I’m old enough to remember the beginning of the push for courses that catered to special interest groups. Women’s Studies. Black Studies. Those were the big two at the beginning, and now no doubt there are many more.
At the time it seemed like the redressing of a previous omission, an expansion of knowledge rather than a contraction, a chance to look at history in a different and meaningful way. The courses were just small and specialized additions to otherwise conventional history departments that still (at least for a little while) emphasized Western Civilization and its achievements.
But the camel had gotten its nose into the tent, and that camel is very very pushy and very very well-entrenched now. In fact, it’s taken over American history, even in Texas:
The study found that U.S. history courses at both universities strongly emphasize race, class, and gender (RCG) in reading requirements. Fully 78% of faculty members at UT emphasize race, class, and gender, while 50% of faculty members at Texas A&M do the same. Likewise, 78% of UT professors have special research interests in RCG, while 64% at A&M do too.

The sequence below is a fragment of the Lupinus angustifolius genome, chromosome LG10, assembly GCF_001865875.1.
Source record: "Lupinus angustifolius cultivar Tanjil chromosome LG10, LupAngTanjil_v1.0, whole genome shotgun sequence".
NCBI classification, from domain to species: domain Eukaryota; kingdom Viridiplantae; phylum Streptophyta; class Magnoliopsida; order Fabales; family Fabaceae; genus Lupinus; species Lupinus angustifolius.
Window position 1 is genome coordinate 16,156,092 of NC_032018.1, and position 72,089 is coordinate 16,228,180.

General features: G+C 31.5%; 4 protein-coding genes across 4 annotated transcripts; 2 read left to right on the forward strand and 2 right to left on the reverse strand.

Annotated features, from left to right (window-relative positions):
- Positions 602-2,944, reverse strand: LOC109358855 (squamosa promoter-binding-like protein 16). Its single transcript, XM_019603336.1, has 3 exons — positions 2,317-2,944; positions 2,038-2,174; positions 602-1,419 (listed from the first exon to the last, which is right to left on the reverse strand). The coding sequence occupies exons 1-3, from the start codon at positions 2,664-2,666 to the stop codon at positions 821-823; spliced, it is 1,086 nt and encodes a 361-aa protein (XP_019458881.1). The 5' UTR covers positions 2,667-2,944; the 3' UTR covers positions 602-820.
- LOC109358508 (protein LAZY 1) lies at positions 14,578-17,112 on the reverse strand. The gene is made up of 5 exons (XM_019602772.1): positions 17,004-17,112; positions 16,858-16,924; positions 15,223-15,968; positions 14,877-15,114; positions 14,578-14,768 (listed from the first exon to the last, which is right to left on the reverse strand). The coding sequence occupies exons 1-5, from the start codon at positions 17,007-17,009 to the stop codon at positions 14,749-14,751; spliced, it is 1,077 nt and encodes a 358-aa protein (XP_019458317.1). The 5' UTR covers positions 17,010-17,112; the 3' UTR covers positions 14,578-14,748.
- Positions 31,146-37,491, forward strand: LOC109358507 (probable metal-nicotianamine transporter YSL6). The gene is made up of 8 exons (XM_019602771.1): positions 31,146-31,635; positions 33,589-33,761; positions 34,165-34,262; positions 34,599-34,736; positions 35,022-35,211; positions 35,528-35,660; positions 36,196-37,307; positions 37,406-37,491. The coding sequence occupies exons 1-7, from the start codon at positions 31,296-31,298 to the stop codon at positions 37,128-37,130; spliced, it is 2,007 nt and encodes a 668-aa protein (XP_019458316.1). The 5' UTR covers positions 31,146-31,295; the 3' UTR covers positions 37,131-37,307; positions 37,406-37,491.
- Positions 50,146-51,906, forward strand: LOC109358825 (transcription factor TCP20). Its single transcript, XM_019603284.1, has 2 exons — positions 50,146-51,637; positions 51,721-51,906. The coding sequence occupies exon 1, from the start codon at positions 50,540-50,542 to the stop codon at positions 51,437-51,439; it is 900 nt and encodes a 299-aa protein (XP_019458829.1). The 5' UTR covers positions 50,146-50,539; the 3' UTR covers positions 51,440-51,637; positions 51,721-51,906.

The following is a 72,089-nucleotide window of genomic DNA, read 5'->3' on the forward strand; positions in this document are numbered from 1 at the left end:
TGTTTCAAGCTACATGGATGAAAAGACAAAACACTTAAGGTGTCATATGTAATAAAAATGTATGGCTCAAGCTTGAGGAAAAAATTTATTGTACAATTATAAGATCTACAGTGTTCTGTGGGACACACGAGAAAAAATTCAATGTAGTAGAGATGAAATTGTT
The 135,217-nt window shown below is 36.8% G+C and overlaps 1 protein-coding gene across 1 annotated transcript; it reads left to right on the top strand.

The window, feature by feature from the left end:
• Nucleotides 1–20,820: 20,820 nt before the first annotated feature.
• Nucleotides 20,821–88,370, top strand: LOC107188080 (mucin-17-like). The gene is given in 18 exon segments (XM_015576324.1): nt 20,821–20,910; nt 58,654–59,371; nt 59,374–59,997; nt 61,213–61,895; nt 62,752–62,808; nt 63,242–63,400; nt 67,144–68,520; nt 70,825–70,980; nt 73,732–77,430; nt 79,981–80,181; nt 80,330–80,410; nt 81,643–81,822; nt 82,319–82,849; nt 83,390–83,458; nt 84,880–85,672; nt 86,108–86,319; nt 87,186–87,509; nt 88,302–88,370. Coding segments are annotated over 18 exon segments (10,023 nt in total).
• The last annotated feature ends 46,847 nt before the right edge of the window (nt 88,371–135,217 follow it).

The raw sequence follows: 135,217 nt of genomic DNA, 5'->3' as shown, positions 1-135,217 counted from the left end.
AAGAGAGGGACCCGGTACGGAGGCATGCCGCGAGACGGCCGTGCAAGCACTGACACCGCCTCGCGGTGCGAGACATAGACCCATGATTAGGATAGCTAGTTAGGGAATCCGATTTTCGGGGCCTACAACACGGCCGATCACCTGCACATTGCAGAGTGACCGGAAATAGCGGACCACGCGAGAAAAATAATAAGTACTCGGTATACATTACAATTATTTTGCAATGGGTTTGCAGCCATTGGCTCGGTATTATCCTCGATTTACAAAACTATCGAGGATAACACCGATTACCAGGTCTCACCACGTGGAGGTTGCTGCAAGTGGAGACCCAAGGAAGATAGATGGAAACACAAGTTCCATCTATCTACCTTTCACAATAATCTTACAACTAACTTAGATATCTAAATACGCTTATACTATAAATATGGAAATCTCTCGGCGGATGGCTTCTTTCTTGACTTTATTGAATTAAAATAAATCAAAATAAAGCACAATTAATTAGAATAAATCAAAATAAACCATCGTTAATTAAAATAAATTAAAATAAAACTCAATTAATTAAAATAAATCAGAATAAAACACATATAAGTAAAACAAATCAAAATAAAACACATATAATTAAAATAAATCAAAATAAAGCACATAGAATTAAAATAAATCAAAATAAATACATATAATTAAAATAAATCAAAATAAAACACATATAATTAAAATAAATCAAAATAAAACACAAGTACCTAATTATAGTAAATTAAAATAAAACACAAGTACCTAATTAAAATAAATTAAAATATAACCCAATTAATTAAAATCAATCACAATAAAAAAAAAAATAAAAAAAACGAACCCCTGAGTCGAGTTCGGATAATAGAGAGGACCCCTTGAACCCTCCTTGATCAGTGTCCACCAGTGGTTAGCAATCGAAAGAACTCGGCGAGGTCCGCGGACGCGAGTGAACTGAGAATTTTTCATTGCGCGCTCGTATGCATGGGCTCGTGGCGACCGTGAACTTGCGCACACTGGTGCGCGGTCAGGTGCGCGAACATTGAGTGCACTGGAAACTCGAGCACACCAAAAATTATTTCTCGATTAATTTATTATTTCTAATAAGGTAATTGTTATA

The study contends that the strong emphasis on RCG crowds out other relevant themes in American history, such as the nation’s intellectual, military, spiritual, and economic history. The emphasis on RCG studies also influences a further narrowing of history subject matter and the tailoring of “special topics” courses, which omit the use of significant primary source documents. These narrowed-focus classes, the study finds, “seem to exist mainly to allow faculty members to teach their special interests.”
The effect: Students at two of Texas’ flagship universities are not being assigned to study such important and influential milestones as the Mayflower Compact or President Lincoln’s Second Inaugural Address. “Only one faculty member,” the study finds, “assigned the ‘Letter from a Birmingham jail’” or Alexis de Tocqueville’s Democracy in America. Major historical figures, from John Dewey to Alexander Graham Bell to Thomas Edison and the Wright brothers, are increasingly being left out of American history courses at both universities. The result of this is that we are losing touch with our history, replacing it with an overemphasis on grievances.
And of course, this is hardly limited to Texas:
“These trends extend beyond the two flagship Texas universities,” the study report says. “History departments at other universities around the United States share similar characteristics, such as faculty members’ narrow specializations; high emphasis on race, class, and gender; exclusion of key concepts; and failure to provide broad coverage of U.S. history.”
Has any other nation in history been so focused on self-flagellation? We may be destroying and Balkanizing ourselves as a country and jeopardizing our future, but we certainly are a wonderfully penitent group. And so diverse!